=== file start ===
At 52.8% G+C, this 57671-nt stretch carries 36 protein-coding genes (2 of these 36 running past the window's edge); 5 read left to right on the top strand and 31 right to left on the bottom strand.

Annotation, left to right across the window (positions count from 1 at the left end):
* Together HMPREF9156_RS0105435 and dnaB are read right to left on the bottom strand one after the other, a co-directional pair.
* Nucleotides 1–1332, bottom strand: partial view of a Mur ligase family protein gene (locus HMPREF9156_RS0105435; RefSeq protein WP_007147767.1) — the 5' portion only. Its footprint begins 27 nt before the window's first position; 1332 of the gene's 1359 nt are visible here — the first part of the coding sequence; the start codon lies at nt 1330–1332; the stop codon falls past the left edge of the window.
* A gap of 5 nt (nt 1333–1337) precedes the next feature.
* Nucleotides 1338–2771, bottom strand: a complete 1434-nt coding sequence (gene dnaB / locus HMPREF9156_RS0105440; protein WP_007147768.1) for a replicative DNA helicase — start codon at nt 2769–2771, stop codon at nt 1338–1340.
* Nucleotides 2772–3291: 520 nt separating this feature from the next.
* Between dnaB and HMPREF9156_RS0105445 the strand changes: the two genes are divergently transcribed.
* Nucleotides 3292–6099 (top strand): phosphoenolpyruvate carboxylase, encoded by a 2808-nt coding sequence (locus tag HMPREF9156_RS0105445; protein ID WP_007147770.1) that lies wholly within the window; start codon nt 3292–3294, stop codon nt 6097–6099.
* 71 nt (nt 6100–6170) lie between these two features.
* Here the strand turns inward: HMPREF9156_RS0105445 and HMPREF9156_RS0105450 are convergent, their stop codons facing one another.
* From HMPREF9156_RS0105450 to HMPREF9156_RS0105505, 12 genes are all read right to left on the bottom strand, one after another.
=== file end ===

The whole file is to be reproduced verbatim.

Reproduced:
At 52.8% G+C, this 57671-nt stretch carries 36 protein-coding genes (2 of these 36 running past the window's edge); 5 read left to right on the top strand and 31 right to left on the bottom strand.

Annotation, left to right across the window (positions count from 1 at the left end):
* Together HMPREF9156_RS0105435 and dnaB are read right to left on the bottom strand one after the other, a co-directional pair.
* Nucleotides 1–1332, bottom strand: partial view of a Mur ligase family protein gene (locus HMPREF9156_RS0105435; RefSeq protein WP_007147767.1) — the 5' portion only. Its footprint begins 27 nt before the window's first position; 1332 of the gene's 1359 nt are visible here — the first part of the coding sequence; the start codon lies at nt 1330–1332; the stop codon falls past the left edge of the window.
* A gap of 5 nt (nt 1333–1337) precedes the next feature.
* Nucleotides 1338–2771, bottom strand: a complete 1434-nt coding sequence (gene dnaB / locus HMPREF9156_RS0105440; protein WP_007147768.1) for a replicative DNA helicase — start codon at nt 2769–2771, stop codon at nt 1338–1340.
* Nucleotides 2772–3291: 520 nt separating this feature from the next.
* Between dnaB and HMPREF9156_RS0105445 the strand changes: the two genes are divergently transcribed.
* Nucleotides 3292–6099 (top strand): phosphoenolpyruvate carboxylase, encoded by a 2808-nt coding sequence (locus tag HMPREF9156_RS0105445; protein ID WP_007147770.1) that lies wholly within the window; start codon nt 3292–3294, stop codon nt 6097–6099.
* 71 nt (nt 6100–6170) lie between these two features.
* Here the strand turns inward: HMPREF9156_RS0105445 and HMPREF9156_RS0105450 are convergent, their stop codons facing one another.
* From HMPREF9156_RS0105450 to HMPREF9156_RS0105505, 12 genes are all read right to left on the bottom strand, one after another.